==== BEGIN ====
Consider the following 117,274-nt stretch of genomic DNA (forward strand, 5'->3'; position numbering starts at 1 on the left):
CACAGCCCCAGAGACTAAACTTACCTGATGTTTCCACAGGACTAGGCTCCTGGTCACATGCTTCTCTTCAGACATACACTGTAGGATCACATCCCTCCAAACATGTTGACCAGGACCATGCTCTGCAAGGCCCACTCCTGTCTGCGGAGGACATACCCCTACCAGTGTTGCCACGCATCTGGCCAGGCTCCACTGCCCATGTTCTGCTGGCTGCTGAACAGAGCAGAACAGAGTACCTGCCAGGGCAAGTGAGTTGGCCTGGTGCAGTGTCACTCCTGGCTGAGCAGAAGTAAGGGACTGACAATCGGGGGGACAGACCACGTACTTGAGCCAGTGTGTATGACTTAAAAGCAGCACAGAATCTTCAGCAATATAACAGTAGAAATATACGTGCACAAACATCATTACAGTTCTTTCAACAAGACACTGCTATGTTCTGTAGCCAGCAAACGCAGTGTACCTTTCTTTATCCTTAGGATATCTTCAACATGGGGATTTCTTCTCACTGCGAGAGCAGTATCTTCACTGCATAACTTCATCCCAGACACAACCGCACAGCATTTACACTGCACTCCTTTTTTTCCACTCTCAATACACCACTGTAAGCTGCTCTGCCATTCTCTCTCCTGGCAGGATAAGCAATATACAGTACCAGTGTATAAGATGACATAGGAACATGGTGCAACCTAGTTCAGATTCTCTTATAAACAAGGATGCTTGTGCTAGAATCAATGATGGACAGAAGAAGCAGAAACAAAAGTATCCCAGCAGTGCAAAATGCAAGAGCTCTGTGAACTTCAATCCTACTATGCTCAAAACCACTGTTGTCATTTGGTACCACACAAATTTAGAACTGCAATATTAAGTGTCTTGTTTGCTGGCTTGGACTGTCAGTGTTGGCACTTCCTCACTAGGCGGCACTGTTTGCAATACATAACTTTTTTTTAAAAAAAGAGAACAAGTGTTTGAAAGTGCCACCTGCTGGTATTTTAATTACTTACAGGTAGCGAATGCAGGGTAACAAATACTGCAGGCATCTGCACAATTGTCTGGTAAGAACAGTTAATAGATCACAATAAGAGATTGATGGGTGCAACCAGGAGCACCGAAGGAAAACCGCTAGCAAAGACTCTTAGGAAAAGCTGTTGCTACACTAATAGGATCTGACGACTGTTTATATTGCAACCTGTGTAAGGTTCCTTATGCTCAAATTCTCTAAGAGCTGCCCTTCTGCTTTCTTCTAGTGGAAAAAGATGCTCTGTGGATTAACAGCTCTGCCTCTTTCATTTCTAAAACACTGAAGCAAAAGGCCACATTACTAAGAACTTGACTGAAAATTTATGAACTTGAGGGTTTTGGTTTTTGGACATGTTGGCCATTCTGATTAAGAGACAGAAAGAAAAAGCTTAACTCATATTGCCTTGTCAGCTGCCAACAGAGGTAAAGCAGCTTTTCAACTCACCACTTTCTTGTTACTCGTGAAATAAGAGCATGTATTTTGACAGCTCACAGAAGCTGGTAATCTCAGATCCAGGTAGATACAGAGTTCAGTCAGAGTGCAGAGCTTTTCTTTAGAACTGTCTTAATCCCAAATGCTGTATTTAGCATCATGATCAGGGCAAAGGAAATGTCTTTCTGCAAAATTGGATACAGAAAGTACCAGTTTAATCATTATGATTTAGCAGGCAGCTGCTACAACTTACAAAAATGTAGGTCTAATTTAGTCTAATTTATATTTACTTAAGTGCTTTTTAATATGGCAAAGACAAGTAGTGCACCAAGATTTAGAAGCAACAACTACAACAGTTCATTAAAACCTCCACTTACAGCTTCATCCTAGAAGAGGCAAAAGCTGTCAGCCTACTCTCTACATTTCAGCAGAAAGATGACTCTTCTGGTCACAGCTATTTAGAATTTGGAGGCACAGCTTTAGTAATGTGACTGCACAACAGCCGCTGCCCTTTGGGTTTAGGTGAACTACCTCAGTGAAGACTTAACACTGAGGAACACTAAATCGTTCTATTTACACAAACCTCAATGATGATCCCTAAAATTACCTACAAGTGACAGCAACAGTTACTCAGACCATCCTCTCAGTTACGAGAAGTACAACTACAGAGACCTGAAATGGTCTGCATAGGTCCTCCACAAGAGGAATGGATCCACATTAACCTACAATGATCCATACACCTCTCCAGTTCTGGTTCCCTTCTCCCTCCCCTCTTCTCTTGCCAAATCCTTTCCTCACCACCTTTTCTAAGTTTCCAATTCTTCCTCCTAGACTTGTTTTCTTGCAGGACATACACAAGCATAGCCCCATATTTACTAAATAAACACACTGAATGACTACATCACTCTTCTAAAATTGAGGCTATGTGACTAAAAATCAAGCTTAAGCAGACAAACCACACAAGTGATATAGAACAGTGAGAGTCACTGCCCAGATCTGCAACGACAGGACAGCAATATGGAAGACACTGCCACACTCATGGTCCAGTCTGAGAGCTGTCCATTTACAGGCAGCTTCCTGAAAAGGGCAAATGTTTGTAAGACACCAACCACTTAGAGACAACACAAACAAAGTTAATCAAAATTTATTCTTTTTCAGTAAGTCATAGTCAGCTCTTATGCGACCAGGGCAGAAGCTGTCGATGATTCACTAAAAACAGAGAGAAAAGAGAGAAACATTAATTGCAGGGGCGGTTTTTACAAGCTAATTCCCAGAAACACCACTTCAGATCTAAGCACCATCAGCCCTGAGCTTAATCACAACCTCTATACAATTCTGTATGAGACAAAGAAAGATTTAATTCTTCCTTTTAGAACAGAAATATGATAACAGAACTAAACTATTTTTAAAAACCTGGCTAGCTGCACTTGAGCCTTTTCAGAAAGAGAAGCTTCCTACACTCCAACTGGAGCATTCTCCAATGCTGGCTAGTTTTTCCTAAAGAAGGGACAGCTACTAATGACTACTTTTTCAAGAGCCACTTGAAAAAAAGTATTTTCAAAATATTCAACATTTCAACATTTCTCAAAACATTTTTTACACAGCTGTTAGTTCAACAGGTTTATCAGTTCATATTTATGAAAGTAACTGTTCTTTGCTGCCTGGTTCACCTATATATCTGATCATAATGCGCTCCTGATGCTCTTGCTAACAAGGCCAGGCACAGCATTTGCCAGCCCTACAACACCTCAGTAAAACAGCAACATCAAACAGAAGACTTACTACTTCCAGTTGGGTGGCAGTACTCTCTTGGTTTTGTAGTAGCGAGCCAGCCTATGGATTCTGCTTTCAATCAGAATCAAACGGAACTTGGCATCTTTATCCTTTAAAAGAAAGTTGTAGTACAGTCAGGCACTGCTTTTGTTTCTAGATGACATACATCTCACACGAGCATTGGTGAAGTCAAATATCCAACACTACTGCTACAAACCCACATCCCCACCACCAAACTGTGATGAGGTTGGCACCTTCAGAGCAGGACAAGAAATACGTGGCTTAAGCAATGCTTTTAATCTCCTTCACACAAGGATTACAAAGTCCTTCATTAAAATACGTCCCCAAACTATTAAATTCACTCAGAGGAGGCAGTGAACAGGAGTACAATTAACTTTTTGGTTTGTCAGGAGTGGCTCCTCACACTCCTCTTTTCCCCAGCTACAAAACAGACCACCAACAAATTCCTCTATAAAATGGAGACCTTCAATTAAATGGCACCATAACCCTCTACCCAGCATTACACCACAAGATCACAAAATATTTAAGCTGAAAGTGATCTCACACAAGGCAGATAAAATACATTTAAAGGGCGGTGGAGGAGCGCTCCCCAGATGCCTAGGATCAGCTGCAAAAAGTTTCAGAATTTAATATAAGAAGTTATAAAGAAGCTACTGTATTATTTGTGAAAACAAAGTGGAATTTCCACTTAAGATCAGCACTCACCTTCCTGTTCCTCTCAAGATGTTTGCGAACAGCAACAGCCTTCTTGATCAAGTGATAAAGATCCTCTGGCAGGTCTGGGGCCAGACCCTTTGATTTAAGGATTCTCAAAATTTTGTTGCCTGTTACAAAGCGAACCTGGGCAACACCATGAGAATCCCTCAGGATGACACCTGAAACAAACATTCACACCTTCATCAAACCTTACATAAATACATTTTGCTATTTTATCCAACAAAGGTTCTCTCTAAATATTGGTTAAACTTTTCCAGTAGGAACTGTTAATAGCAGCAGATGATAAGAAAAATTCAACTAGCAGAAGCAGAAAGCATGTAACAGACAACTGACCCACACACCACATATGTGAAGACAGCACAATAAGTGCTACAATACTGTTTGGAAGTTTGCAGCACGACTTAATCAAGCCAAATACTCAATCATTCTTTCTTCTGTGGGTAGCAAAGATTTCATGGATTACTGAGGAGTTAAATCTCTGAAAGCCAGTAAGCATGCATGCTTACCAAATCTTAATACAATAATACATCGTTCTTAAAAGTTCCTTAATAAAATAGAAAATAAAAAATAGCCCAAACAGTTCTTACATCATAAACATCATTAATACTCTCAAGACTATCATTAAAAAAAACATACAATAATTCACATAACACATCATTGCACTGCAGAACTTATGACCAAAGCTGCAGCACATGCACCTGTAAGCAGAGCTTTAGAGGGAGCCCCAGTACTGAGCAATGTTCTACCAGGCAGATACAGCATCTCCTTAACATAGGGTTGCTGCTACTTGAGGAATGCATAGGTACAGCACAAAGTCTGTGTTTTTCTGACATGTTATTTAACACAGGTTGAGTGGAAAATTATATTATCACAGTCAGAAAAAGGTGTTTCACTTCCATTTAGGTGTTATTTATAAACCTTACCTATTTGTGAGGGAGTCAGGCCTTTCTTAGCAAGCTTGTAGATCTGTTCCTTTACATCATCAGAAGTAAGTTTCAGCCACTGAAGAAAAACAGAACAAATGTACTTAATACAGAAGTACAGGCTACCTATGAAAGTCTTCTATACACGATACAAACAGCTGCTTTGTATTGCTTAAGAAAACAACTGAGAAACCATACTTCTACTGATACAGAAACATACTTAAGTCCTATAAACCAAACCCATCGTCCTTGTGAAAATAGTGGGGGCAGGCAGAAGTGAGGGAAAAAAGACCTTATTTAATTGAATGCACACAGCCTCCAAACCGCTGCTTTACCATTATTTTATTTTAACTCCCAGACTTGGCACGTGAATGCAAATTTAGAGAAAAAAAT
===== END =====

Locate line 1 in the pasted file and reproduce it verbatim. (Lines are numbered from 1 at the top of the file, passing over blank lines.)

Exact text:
Consider the following 117,274-nt stretch of genomic DNA (forward strand, 5'->3'; position numbering starts at 1 on the left):